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A Step-By-Step Guide On Handling Property Damage On Your Own with the Responsible Insurance Company



If you have been involved in a car accident with another vehicle, you may not always need an attorney right away. Dealing with insurance companies on your own may seem overwhelming. However, there is a way you can handle property damage on your own with the responsible party’s insurance company. If things start to seem complicated or confusing, an attorney is still a great option.


Step 1: The responsible party's insurance will cover when they agree that their insured is at fault.

Determining fault is one of the most high-conflict topics when filing a claim. California is a comparative fault state, so if they view you as partially at fault, they will only cover their insured's percent of the responsibility. For example, when the other driver rear-ended your vehicle at a 4-way stop, you get in a car accident. You were speeding and didn’t see a stop sign in time to make a safe stop. The insurance views you as 40% at fault and the other insured driver as 60% at fault. Your claim of $1,000 in property damage will only be compensated 60% by their insurance, $600. If there were multiple drivers involved, you would need to request reimbursement from each individual insurance company.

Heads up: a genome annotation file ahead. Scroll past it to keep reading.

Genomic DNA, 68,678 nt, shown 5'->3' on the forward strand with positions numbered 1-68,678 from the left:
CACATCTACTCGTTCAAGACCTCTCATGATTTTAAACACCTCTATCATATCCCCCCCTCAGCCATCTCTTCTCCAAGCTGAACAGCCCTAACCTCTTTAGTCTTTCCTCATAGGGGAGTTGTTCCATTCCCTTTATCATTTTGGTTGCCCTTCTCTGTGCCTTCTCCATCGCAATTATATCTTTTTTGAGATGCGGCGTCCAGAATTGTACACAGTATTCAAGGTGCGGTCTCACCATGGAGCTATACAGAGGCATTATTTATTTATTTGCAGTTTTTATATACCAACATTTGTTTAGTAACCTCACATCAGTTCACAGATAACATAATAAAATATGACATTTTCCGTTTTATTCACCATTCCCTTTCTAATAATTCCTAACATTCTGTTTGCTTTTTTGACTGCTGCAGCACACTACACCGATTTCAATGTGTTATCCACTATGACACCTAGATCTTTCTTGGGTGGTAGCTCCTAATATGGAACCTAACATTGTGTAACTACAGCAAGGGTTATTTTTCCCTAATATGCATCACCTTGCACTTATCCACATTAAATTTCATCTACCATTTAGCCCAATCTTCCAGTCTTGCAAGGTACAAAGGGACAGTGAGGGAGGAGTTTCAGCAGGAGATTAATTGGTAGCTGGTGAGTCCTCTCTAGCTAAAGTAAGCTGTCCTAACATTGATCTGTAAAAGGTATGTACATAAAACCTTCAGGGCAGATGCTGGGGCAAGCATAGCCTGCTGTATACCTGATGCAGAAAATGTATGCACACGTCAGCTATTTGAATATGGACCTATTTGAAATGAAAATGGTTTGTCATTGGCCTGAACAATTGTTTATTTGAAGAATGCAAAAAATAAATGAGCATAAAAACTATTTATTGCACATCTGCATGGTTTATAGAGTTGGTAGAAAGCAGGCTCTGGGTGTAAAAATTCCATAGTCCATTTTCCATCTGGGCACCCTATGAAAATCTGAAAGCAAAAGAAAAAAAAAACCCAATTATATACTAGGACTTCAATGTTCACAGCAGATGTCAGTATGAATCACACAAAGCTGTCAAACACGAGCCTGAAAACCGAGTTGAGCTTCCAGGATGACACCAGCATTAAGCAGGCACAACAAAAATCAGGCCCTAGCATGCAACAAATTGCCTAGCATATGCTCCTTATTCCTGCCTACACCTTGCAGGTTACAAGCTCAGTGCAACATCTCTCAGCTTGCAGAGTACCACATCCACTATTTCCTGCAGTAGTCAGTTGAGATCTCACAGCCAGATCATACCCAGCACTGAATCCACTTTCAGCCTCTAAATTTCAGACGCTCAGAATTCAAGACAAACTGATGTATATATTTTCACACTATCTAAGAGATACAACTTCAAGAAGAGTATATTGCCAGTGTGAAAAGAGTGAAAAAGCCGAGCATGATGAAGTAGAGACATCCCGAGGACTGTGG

Step 2: Collect Evidence

When the insurance company does not agree that their insured is 100% at fault, you need to collect evidence to prove your case. Common sources of proof include police reports, witness statements, 911 audio, video and photos of the incident, surveillance footage from neighboring businesses, body-worn camera video from the police who responded, and emergency medical records.


Hopefully, the evidence makes it clear that their insured is at fault. If they still disagree, you can file small claims if your case is worth less than $10,000, and a judge will decide who is at fault.


Step 3: Determine the Damage Calculation

Damages are typically weighed as the cost of repair vs. the cost of replacement, whichever is lower. A 'total loss' is when the insurance company decides that the cost of repair is greater than the cost of replacement. Remember: property damage is not just damage done to your vehicle; it could also include damage to your clothing, phone, laptop, helmet, accessories added to your vehicle/bicycle/motorcycle, car seats, and more.


Before submitting your claim, have proof of the cost of repair or placement, such as estimates from a body shop, KBB value, internet listings for replacement items you have to buy, receipts from places where you had items repaired, tickets from when you purchased items that were destroyed.


Take photographs of the damage. You may need to talk to a representative from the responsible insurance to discuss when they can inspect the vehicle - do not discuss the facts of the incident beyond what damage was done.


Step 4: Don’t Settle for an Amount You are Uncomfortable With

If you feel like you are being shorted, don’t settle. Try to negotiate to ensure you are covering the damages you have sustained. If they continue to give you the run-around, it could be time to get an attorney involved.


Have you been injured in a car accident? Contact the team at the Law Offices of Tanya Gomerman. Call 415-545-8608 to discuss your injuries and get a plan to move forward.


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